To be eligible for this taxable deduction, your holiday let must be fully furnished and available to let for at least 210 days per year. It must also be actually let for half of that available period, or 105 days.
However, there are also additional liabilities to consider, which include:
If you’re already a homeowner, which most lenders will insist that you in order to qualify for a holiday let mortgage, you'll be liable for the 3% stamp duty surcharge for an additional property in England and Northern Ireland. This surcharge is also charged at 4% in Wales and 6% in Scotland.
The stamp duty surcharge applies to every property owned over and above your own personal residential home. This means that private holiday homes, holiday lets and residential buy-to-let properties would all be liable.
You’ll pay income tax on the rental income earned from letting out your holiday home
Capital gains tax would be payable on any profit that you made from the future sale of a holiday let
A holiday let will form part of your estate for inheritance tax purposes
The rental income can be much greater than for an assured tenancy buy-to-let rental - especially in high season
You can usually use the property yourself for a certain number of days per year
You can claim tax relief on the costs of being a landlord
Property prices are likely to be higher in popular tourist locations, which could limit your affordability
Interest rates on holiday let mortgages are typically higher
You’ll have to pay 3% stamp duty surcharge if you already own another property
There is a greater likelihood that the property will remain empty for long periods, especially during low season
Holiday let mortgages are a fairly niche product, so it's certainly worth speaking to a mortgage broker with knowledge in this area. They can help you compare holiday let mortgages across the market to find the best deal available for your circumstances.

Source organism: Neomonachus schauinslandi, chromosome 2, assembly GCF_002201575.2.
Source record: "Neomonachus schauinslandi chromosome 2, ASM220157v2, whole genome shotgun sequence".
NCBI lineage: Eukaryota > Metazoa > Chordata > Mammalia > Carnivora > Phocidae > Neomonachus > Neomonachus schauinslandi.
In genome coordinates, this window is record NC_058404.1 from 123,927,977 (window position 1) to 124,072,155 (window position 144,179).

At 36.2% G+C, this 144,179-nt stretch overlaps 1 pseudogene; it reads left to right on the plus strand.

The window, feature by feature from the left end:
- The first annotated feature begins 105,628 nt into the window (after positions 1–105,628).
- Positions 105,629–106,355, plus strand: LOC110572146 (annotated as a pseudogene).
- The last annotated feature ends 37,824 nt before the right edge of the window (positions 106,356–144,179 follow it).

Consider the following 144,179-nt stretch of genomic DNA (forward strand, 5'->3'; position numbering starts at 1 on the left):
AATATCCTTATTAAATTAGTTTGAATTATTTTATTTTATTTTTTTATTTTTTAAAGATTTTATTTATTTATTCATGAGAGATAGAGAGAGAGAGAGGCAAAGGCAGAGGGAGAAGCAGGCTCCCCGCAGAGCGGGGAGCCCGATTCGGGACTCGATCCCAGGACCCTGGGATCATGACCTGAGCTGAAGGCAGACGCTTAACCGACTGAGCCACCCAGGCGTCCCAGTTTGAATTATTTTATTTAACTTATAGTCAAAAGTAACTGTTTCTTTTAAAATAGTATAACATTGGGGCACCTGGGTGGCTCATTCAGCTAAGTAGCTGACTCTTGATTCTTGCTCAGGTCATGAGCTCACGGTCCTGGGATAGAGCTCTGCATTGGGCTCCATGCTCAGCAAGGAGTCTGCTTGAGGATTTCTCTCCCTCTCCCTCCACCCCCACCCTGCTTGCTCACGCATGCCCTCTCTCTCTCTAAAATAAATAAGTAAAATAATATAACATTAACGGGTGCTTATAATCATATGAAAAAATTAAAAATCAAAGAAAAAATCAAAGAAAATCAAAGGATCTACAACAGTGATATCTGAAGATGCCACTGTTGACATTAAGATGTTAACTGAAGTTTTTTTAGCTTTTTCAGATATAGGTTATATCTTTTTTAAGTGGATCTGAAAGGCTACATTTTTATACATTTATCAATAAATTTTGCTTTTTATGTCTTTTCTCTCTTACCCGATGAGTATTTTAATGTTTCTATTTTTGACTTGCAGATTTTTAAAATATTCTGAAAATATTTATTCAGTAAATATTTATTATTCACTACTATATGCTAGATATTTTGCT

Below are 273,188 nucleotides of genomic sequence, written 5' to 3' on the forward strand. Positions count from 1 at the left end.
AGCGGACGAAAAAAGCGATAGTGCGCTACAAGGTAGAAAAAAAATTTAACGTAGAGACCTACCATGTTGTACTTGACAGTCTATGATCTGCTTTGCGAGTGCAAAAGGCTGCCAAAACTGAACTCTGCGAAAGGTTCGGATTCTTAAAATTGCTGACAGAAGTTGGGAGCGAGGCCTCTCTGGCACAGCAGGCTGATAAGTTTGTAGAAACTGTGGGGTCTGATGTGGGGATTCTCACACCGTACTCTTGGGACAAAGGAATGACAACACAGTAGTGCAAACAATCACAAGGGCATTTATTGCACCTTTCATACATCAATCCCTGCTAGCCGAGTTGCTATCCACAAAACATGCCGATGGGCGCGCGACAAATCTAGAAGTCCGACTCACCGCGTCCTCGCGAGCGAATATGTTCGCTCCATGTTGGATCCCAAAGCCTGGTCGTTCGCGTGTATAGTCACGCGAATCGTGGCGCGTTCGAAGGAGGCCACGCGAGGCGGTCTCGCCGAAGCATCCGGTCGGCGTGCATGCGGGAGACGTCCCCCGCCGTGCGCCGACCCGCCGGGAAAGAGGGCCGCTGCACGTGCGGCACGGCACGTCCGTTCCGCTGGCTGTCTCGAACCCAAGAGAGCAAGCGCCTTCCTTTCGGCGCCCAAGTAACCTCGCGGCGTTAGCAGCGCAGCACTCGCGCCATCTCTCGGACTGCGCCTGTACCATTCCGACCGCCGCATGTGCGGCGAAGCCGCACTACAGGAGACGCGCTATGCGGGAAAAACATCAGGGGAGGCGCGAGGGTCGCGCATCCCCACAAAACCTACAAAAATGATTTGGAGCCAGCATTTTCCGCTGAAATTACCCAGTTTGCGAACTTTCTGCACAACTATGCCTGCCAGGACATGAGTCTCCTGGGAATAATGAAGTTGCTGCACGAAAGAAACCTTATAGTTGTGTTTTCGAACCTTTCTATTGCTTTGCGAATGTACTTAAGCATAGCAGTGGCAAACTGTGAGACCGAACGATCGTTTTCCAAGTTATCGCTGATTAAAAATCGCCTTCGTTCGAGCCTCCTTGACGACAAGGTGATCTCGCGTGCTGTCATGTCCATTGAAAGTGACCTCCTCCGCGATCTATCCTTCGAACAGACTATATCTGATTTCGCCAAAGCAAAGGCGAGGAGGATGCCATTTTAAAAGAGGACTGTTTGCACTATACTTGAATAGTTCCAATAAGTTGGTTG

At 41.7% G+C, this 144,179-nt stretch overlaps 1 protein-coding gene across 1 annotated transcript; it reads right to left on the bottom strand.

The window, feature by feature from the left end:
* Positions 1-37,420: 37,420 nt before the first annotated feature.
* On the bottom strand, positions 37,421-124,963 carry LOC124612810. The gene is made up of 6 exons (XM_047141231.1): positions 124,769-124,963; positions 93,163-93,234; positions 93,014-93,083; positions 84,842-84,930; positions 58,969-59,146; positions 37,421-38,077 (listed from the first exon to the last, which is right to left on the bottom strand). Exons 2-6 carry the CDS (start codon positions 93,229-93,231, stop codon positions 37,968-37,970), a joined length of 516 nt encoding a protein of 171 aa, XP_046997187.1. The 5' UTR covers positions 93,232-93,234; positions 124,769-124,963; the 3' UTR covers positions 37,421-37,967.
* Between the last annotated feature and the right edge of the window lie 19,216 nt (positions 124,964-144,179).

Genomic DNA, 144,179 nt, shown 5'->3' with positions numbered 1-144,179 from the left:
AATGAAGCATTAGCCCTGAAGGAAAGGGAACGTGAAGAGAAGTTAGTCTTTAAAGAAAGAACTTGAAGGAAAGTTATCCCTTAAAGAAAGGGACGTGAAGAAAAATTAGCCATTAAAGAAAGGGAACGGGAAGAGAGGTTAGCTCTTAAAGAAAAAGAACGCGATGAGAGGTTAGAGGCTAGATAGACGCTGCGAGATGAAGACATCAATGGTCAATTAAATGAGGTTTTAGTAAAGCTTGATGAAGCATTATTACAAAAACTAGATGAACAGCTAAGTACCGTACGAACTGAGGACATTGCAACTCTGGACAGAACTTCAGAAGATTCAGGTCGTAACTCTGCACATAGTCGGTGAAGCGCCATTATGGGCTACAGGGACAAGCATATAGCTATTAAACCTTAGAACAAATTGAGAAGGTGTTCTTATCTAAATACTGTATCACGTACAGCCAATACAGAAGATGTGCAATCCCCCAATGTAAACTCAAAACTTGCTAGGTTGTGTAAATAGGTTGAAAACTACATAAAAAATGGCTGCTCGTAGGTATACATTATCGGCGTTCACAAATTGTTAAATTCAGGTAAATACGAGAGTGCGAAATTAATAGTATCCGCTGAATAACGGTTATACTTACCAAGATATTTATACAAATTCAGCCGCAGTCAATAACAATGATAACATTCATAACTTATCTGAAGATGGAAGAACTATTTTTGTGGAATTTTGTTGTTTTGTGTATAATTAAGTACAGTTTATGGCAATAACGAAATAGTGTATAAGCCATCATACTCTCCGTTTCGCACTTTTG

It’s also worth noting that as holiday let mortgages are not regulated by the FCA (Financial Conduct Authority), advice from a mortgage broker (who must be regulated) offers greater protection versus going directly to a lender.
No you can’t, this will need a specific overseas mortgage. You can get overseas mortgages from some UK banks, however, it’s also possible to get a mortgage from the country where you’d like to buy the property in some cases.
It’s a good idea to compare mortgages from home and abroad to see which offer more competitive deals.
There are no directly comparable mortgage products, however, there are other ways you may be able to raise the cash for a holiday let. For example, you could remortgage to release equity from your own home, if you have enough to make this possible.
The main difference is to do with the rental contracts that can be used for each. A buy-to-let mortgage usually uses a formal Assured Shorthold Tenancy (AST) letting agreement. This means that the property must be let on a continuous basis for at least six months on one tenancy.
A holiday let mortgage allows shorter rental periods without the need for a tenancy agreement of any kind.
You also cannot live in a buy to let property at any time, whereas a holiday let can usually be lived in by the owner for a specified number of days per year.
Holiday lets tend to be more expensive than residential purchase in terms of interest rates, as they're classed as a commercial property. They are often also generally more expensive to purchase than traditional buy-to-let investment properties, as they tend to be higher end and more luxury property types.
The deposit requirement and mortgage set up fees are also usually larger, due to the risk and commercial nature of this type of purchase and fewer lenders means less competition in the market.
Lastly, it can be more costly to be a holiday let landlord, as you'll need to cover many of the costs that would usually be covered by tenants in a buy-to-let property - such as minor repairs and household bills.
Usually you will need at least 25-30% of the property value as a deposit for a holiday let mortgage.
Yes holiday let mortgages are available to both individual landlords and limited companies, although not all lenders offer them.
There is no law against renting your holiday rental to friends and family for free, however, unless you use your own private allocation of days (i.e the days you would be able to stay in the property yourself) this could be problematic for tax purposes.
Any rentals offered to family or friends at a reduced rate or for free won't count towards the minimum rental period to benefit from tax relief. Lenders are also likely to prefer that your rental is let out on an income-earning basis for as many days as possible.